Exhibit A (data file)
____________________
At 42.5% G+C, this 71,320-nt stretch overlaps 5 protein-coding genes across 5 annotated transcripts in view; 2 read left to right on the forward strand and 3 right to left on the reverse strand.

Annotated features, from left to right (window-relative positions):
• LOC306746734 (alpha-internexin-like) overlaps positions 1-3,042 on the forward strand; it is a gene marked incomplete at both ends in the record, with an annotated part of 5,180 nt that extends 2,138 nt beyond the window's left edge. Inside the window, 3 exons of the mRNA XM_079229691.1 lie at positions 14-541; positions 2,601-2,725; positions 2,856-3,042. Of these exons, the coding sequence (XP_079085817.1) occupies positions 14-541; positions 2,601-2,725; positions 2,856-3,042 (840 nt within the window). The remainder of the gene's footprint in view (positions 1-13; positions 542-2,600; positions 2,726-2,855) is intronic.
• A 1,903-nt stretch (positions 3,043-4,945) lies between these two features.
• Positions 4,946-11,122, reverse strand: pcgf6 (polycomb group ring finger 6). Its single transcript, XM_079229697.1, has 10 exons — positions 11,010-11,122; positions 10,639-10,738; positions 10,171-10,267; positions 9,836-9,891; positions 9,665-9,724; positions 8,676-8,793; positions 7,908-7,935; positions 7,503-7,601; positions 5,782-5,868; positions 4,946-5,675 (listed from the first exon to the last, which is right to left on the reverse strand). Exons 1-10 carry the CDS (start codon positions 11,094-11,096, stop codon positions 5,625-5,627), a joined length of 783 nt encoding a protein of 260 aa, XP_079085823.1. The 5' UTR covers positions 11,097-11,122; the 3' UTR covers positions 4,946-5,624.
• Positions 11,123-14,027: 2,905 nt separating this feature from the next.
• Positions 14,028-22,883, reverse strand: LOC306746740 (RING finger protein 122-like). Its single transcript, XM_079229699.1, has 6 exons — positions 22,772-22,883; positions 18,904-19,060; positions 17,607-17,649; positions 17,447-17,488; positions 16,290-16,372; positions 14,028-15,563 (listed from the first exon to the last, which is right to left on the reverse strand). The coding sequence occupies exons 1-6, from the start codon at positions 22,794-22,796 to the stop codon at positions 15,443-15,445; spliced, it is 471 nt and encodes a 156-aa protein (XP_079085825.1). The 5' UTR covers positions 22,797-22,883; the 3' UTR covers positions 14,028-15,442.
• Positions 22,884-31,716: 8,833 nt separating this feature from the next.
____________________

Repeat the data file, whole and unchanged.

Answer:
At 42.5% G+C, this 71,320-nt stretch overlaps 5 protein-coding genes across 5 annotated transcripts in view; 2 read left to right on the forward strand and 3 right to left on the reverse strand.

Annotated features, from left to right (window-relative positions):
• LOC306746734 (alpha-internexin-like) overlaps positions 1-3,042 on the forward strand; it is a gene marked incomplete at both ends in the record, with an annotated part of 5,180 nt that extends 2,138 nt beyond the window's left edge. Inside the window, 3 exons of the mRNA XM_079229691.1 lie at positions 14-541; positions 2,601-2,725; positions 2,856-3,042. Of these exons, the coding sequence (XP_079085817.1) occupies positions 14-541; positions 2,601-2,725; positions 2,856-3,042 (840 nt within the window). The remainder of the gene's footprint in view (positions 1-13; positions 542-2,600; positions 2,726-2,855) is intronic.
• A 1,903-nt stretch (positions 3,043-4,945) lies between these two features.
• Positions 4,946-11,122, reverse strand: pcgf6 (polycomb group ring finger 6). Its single transcript, XM_079229697.1, has 10 exons — positions 11,010-11,122; positions 10,639-10,738; positions 10,171-10,267; positions 9,836-9,891; positions 9,665-9,724; positions 8,676-8,793; positions 7,908-7,935; positions 7,503-7,601; positions 5,782-5,868; positions 4,946-5,675 (listed from the first exon to the last, which is right to left on the reverse strand). Exons 1-10 carry the CDS (start codon positions 11,094-11,096, stop codon positions 5,625-5,627), a joined length of 783 nt encoding a protein of 260 aa, XP_079085823.1. The 5' UTR covers positions 11,097-11,122; the 3' UTR covers positions 4,946-5,624.
• Positions 11,123-14,027: 2,905 nt separating this feature from the next.
• Positions 14,028-22,883, reverse strand: LOC306746740 (RING finger protein 122-like). Its single transcript, XM_079229699.1, has 6 exons — positions 22,772-22,883; positions 18,904-19,060; positions 17,607-17,649; positions 17,447-17,488; positions 16,290-16,372; positions 14,028-15,563 (listed from the first exon to the last, which is right to left on the reverse strand). The coding sequence occupies exons 1-6, from the start codon at positions 22,794-22,796 to the stop codon at positions 15,443-15,445; spliced, it is 471 nt and encodes a 156-aa protein (XP_079085825.1). The 5' UTR covers positions 22,797-22,883; the 3' UTR covers positions 14,028-15,442.
• Positions 22,884-31,716: 8,833 nt separating this feature from the next.